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New Government Data Law set to Boost Economy

New Government Data Law set to Boost Economy. Laptop on desk showing euro lock symbol

The government's revised data laws were introduced in Parliament on March 8, 2023.

The government has been working on its own version of GDPR since July 2017, when it launched a consultation on how to implement new data legislation. The new Data Protection and Digital Information Bill looks to evolve the UK GDPR which came into effect following Brexit.

The updated Bill has been designed in consultation with business leaders and data experts. The Government expects the reforms to unlock impressive £4.7billion savings for the UK economy over the next 10 years. With SME’s greatly benefitting by lessening the load in terms of bureaucracy.

The government claims the change will reduce needless paperwork for businesses by allowing them to use existing contracts and policies when it comes to obtaining consent for processing personal information – such as marketing emails or phone calls – rather than having to ask people again and again if they wish to continue receiving communications from a company. The Bill seeks to reduce the number of online consent pop-ups, allowing websites to collect data about an individual’s visit.

The Government have also clarified that the updated legislation seeks to maintain data adequacy with the EU, which has been an area for concern since the impending changes were announced.

Richard Hartland, Technical Director at Data8, welcomes the new Bill, “The new bill seems to be a step in the right direction in terms of adding clarity and confidence on how data can be processed, reducing unnecessary bureaucracy, and maintaining the high standards of data privacy that consumers now expect. It is also vitally important that the bill achieves data adequacy with the EU so that the UK can remain an international leader in data processing activities and services.”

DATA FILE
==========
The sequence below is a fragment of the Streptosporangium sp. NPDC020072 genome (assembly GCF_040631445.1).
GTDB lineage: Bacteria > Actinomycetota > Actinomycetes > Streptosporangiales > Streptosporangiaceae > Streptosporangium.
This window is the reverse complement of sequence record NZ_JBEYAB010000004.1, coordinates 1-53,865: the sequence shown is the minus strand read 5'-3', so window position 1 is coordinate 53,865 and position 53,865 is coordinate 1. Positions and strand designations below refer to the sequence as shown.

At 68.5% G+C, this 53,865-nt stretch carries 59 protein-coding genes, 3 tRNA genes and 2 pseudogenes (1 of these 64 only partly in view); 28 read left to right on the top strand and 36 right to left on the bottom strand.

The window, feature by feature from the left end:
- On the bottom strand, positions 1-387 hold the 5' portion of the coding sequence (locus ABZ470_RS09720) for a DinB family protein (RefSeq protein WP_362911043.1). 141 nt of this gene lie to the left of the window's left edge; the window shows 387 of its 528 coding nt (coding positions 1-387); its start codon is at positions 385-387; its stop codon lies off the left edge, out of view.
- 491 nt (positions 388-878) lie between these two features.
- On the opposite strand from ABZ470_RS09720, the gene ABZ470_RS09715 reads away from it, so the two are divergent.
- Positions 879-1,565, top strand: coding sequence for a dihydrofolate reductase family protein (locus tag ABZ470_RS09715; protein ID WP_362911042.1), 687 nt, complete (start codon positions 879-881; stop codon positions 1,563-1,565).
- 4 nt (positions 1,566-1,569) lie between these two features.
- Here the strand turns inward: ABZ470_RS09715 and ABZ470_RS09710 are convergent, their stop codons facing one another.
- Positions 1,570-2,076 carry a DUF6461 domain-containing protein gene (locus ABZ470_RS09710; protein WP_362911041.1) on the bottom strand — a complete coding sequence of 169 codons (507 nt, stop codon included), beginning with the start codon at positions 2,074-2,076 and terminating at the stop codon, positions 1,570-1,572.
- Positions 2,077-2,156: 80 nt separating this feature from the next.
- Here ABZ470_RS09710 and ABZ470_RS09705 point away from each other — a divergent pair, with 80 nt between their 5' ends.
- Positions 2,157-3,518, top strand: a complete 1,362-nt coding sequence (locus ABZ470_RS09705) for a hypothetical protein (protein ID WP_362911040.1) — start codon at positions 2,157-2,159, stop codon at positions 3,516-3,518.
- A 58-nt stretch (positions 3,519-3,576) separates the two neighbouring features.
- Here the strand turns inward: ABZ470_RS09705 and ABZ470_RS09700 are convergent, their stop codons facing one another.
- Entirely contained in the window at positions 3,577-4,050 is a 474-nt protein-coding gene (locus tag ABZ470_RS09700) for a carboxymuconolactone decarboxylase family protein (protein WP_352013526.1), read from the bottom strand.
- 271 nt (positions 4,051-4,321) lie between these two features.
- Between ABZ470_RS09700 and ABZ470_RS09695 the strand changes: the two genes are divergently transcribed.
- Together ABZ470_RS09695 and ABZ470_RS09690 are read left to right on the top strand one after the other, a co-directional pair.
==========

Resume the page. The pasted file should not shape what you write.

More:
Currently, under GDPR, companies must report any data breaches within 72 hours of becoming aware of them. Failure to do so could result in fines of up to €20 million or 4% of global annual turnover.

Some critics claim that the new Data Protection and Digital Information Bill does not extend far enough to protect individuals as it is not as strict as Europe's GDPR. However, the Bill will increase fines for nuisance calls and texts. These fines are set to be either up to four per cent of global turnover or £17.5 million, whichever is greater.  

One of the largest changes will come in the form of a framework for the use of trusted and secure digital verification services. Individuals will be able to create certified digital identities enabling them to prove their identity online quickly and easily.

The new law, if enacted, will come into force on May 25th next year, five years after GDPR was enforced in Europe.

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Beth Beggs